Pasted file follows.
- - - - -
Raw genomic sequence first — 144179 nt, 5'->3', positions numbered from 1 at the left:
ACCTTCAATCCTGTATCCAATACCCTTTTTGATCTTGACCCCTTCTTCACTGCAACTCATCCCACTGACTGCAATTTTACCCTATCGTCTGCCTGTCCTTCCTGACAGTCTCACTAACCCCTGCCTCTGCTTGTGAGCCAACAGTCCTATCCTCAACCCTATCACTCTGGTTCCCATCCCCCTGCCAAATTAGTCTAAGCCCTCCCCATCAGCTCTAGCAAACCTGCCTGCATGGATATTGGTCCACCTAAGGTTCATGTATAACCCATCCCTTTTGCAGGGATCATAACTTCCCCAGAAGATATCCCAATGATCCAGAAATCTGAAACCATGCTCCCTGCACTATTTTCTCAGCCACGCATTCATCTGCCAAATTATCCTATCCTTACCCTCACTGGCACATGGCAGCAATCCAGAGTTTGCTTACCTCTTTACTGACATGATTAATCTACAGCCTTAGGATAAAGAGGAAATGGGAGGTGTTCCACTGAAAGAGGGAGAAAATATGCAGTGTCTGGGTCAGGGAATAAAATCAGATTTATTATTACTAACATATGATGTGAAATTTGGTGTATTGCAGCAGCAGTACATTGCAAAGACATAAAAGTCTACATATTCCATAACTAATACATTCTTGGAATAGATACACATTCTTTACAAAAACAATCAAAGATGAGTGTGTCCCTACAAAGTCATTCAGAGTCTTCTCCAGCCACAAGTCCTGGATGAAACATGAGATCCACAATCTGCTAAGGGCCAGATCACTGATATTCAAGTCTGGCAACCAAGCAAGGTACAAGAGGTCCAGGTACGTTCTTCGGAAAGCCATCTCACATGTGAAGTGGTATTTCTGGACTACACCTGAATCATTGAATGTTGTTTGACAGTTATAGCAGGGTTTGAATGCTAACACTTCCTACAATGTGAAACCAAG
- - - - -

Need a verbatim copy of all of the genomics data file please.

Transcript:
Raw genomic sequence first — 144179 nt, 5'->3', positions numbered from 1 at the left:
ACCTTCAATCCTGTATCCAATACCCTTTTTGATCTTGACCCCTTCTTCACTGCAACTCATCCCACTGACTGCAATTTTACCCTATCGTCTGCCTGTCCTTCCTGACAGTCTCACTAACCCCTGCCTCTGCTTGTGAGCCAACAGTCCTATCCTCAACCCTATCACTCTGGTTCCCATCCCCCTGCCAAATTAGTCTAAGCCCTCCCCATCAGCTCTAGCAAACCTGCCTGCATGGATATTGGTCCACCTAAGGTTCATGTATAACCCATCCCTTTTGCAGGGATCATAACTTCCCCAGAAGATATCCCAATGATCCAGAAATCTGAAACCATGCTCCCTGCACTATTTTCTCAGCCACGCATTCATCTGCCAAATTATCCTATCCTTACCCTCACTGGCACATGGCAGCAATCCAGAGTTTGCTTACCTCTTTACTGACATGATTAATCTACAGCCTTAGGATAAAGAGGAAATGGGAGGTGTTCCACTGAAAGAGGGAGAAAATATGCAGTGTCTGGGTCAGGGAATAAAATCAGATTTATTATTACTAACATATGATGTGAAATTTGGTGTATTGCAGCAGCAGTACATTGCAAAGACATAAAAGTCTACATATTCCATAACTAATACATTCTTGGAATAGATACACATTCTTTACAAAAACAATCAAAGATGAGTGTGTCCCTACAAAGTCATTCAGAGTCTTCTCCAGCCACAAGTCCTGGATGAAACATGAGATCCACAATCTGCTAAGGGCCAGATCACTGATATTCAAGTCTGGCAACCAAGCAAGGTACAAGAGGTCCAGGTACGTTCTTCGGAAAGCCATCTCACATGTGAAGTGGTATTTCTGGACTACACCTGAATCATTGAATGTTGTTTGACAGTTATAGCAGGGTTTGAATGCTAACACTTCCTACAATGTGAAACCAAG